Then again, you have to wonder how they're going to do it. They won't start ripping up your walls, laying cables, and putting in jacks, and then replaster and repaint your walls. If your house is small enough, perhaps they will just snake it around the house, tacking it to the baseboards.

Either that, or they will run it outside around the house to the different rooms, drill in from the outside to a jack they put in on the inside.

Personally, I don't like those options, but you probably have no choice unless you want to do it yourself.
posted by poppo at 8:34 AM on January 6, 2009

You need to make sure that you're very clear regarding how you would like them to install the in-house portion of your wiring.

In my experience, most "free cable" installs involve stapling as much cable as is required along baseboards, up and over doorframes, up stairs, maybe even over the family dog if it's in the way. This can make for a pretty sloppy looking install.

If that's not what you want, you may have to go with a contractor to do the in-house portion (unless you are able to do it yourself, it's a pretty simple process - esp. if you have access from the basement)
posted by davey_darling at 8:35 AM on January 6, 2009

Response by poster: hmm, all this talk about cellars and basements... we have neither, our lowest floor is the one i want the tv on . if cable runs along the baseboards, how easily can it be messed up? we have a dog with a history of jostling the phone jacks .

thanks for the answers though, that's 95% of what i wanted to know .
posted by hellogoodbye at 9:46 AM on January 6, 2009

Can your dog pull out big heavy duty staples? I don't think I could do it without a good pair of pliers.

The Verizon guy who did our install put the box in the basement, ran a cable through the floor joists to feed the first floor TV, and then ran a cable outside the house and through the wall to feed the second floor (where he split it to feed the TV and the wireless router). This took him a few hours but certainly not all day, and I think it was about $150, split over our first three bills.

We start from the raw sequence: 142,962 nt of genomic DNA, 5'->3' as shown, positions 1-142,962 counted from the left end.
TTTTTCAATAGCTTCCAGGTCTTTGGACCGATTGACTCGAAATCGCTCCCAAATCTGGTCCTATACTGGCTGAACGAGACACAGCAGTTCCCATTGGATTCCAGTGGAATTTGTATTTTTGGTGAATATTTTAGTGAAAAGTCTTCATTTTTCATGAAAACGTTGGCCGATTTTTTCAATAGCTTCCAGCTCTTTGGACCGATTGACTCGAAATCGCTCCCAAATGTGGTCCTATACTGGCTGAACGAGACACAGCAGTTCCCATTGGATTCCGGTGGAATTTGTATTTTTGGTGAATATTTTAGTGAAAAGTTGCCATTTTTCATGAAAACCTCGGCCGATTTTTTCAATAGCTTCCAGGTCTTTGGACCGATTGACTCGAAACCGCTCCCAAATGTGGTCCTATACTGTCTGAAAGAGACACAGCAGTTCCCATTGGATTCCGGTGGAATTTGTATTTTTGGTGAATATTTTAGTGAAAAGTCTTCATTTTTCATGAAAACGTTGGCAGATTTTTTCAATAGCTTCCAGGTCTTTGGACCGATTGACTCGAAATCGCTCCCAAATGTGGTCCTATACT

posted by mbd1mbd1 at 10:18 AM on January 6, 2009

Along the lines of poppo and davey, a cable installer you find in the yellow pages is going to be much more competent than the Verizon installers. It may cost a couple hundred to have the cable run from where you want it to the cable company's header/box, but it'll be done right. By a human.
posted by rhizome at 11:41 AM on January 6, 2009

Hmm. It probably wouldn't hurt to have an installer do it -- it'll be a lot nicer. But, I have some experience to share. I have just the FiOS internet, and the installer ran an ethernet cable up the side of my house (next to the chimney) and into a bedroom. He then put a jack (one of the outside of the wall stick on types though) there. They probably can do a similar thing with you.
posted by majikstreet at 12:36 PM on January 6, 2009

majikstreet: Where I come from, stapling a cable to the side of a house and terminating with a stick-on jack is the very definition of "incompetent" I'm working with. :) Certainly won't hurt, but it's not great for a house that you own.
posted by rhizome at 6:10 PM on January 6, 2009

Hey, the house is "beaten up and old" so why get all fussy about how the coax is installed? Just get Verizon to do it for free, and enjoy.
posted by exphysicist345 at 6:43 PM on January 6, 2009